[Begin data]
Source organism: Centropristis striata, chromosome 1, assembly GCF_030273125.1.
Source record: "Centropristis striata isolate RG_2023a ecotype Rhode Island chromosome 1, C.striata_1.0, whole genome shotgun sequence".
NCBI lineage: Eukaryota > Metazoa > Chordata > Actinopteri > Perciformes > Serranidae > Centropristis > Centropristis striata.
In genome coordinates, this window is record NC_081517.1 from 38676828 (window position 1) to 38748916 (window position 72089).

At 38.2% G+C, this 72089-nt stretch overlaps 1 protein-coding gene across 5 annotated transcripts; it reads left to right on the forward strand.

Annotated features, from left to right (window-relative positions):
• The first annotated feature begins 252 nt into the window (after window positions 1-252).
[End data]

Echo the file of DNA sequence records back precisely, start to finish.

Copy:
Source organism: Centropristis striata, chromosome 1, assembly GCF_030273125.1.
Source record: "Centropristis striata isolate RG_2023a ecotype Rhode Island chromosome 1, C.striata_1.0, whole genome shotgun sequence".
NCBI lineage: Eukaryota > Metazoa > Chordata > Actinopteri > Perciformes > Serranidae > Centropristis > Centropristis striata.
In genome coordinates, this window is record NC_081517.1 from 38676828 (window position 1) to 38748916 (window position 72089).

At 38.2% G+C, this 72089-nt stretch overlaps 1 protein-coding gene across 5 annotated transcripts; it reads left to right on the forward strand.

Annotated features, from left to right (window-relative positions):
• The first annotated feature begins 252 nt into the window (after window positions 1-252).